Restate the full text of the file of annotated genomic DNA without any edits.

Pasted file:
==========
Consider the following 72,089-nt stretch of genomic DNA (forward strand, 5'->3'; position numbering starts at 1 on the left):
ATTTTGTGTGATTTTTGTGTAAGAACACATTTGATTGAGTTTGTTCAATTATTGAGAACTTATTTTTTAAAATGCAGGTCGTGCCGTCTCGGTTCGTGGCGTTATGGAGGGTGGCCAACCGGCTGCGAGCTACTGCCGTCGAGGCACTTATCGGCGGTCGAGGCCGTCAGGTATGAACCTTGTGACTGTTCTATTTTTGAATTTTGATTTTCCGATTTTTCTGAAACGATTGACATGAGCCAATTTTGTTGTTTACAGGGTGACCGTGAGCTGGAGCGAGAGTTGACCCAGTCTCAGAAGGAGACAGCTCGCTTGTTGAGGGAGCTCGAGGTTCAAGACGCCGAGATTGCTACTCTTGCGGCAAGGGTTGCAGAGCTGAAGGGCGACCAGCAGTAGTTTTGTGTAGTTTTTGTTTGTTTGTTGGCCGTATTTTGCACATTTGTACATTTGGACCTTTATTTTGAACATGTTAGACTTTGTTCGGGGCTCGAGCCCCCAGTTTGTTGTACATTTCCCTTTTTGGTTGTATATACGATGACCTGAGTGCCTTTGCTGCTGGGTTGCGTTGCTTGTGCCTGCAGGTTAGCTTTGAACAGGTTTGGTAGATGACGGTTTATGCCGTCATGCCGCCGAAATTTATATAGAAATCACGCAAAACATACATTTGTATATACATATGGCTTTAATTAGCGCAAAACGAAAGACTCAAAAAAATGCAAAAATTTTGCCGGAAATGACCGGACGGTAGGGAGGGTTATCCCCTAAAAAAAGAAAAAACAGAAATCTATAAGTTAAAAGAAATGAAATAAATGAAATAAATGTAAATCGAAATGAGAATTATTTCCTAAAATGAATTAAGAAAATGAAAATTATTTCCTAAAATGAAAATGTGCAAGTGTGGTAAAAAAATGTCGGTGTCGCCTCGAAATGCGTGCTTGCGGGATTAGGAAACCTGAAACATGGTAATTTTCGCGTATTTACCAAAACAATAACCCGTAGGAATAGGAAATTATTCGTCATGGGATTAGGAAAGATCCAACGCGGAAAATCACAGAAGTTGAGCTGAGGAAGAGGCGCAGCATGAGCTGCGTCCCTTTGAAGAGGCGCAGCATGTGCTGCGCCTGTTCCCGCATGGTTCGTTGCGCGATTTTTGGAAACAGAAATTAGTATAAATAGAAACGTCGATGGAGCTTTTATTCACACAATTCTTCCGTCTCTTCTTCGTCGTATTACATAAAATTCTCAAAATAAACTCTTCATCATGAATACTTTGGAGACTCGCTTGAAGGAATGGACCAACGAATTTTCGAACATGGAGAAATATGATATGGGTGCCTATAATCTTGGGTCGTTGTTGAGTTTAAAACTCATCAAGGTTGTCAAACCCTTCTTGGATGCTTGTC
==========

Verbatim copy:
Consider the following 72,089-nt stretch of genomic DNA (forward strand, 5'->3'; position numbering starts at 1 on the left):
ATTTTGTGTGATTTTTGTGTAAGAACACATTTGATTGAGTTTGTTCAATTATTGAGAACTTATTTTTTAAAATGCAGGTCGTGCCGTCTCGGTTCGTGGCGTTATGGAGGGTGGCCAACCGGCTGCGAGCTACTGCCGTCGAGGCACTTATCGGCGGTCGAGGCCGTCAGGTATGAACCTTGTGACTGTTCTATTTTTGAATTTTGATTTTCCGATTTTTCTGAAACGATTGACATGAGCCAATTTTGTTGTTTACAGGGTGACCGTGAGCTGGAGCGAGAGTTGACCCAGTCTCAGAAGGAGACAGCTCGCTTGTTGAGGGAGCTCGAGGTTCAAGACGCCGAGATTGCTACTCTTGCGGCAAGGGTTGCAGAGCTGAAGGGCGACCAGCAGTAGTTTTGTGTAGTTTTTGTTTGTTTGTTGGCCGTATTTTGCACATTTGTACATTTGGACCTTTATTTTGAACATGTTAGACTTTGTTCGGGGCTCGAGCCCCCAGTTTGTTGTACATTTCCCTTTTTGGTTGTATATACGATGACCTGAGTGCCTTTGCTGCTGGGTTGCGTTGCTTGTGCCTGCAGGTTAGCTTTGAACAGGTTTGGTAGATGACGGTTTATGCCGTCATGCCGCCGAAATTTATATAGAAATCACGCAAAACATACATTTGTATATACATATGGCTTTAATTAGCGCAAAACGAAAGACTCAAAAAAATGCAAAAATTTTGCCGGAAATGACCGGACGGTAGGGAGGGTTATCCCCTAAAAAAAGAAAAAACAGAAATCTATAAGTTAAAAGAAATGAAATAAATGAAATAAATGTAAATCGAAATGAGAATTATTTCCTAAAATGAATTAAGAAAATGAAAATTATTTCCTAAAATGAAAATGTGCAAGTGTGGTAAAAAAATGTCGGTGTCGCCTCGAAATGCGTGCTTGCGGGATTAGGAAACCTGAAACATGGTAATTTTCGCGTATTTACCAAAACAATAACCCGTAGGAATAGGAAATTATTCGTCATGGGATTAGGAAAGATCCAACGCGGAAAATCACAGAAGTTGAGCTGAGGAAGAGGCGCAGCATGAGCTGCGTCCCTTTGAAGAGGCGCAGCATGTGCTGCGCCTGTTCCCGCATGGTTCGTTGCGCGATTTTTGGAAACAGAAATTAGTATAAATAGAAACGTCGATGGAGCTTTTATTCACACAATTCTTCCGTCTCTTCTTCGTCGTATTACATAAAATTCTCAAAATAAACTCTTCATCATGAATACTTTGGAGACTCGCTTGAAGGAATGGACCAACGAATTTTCGAACATGGAGAAATATGATATGGGTGCCTATAATCTTGGGTCGTTGTTGAGTTTAAAACTCATCAAGGTTGTCAAACCCTTCTTGGATGCTTGTC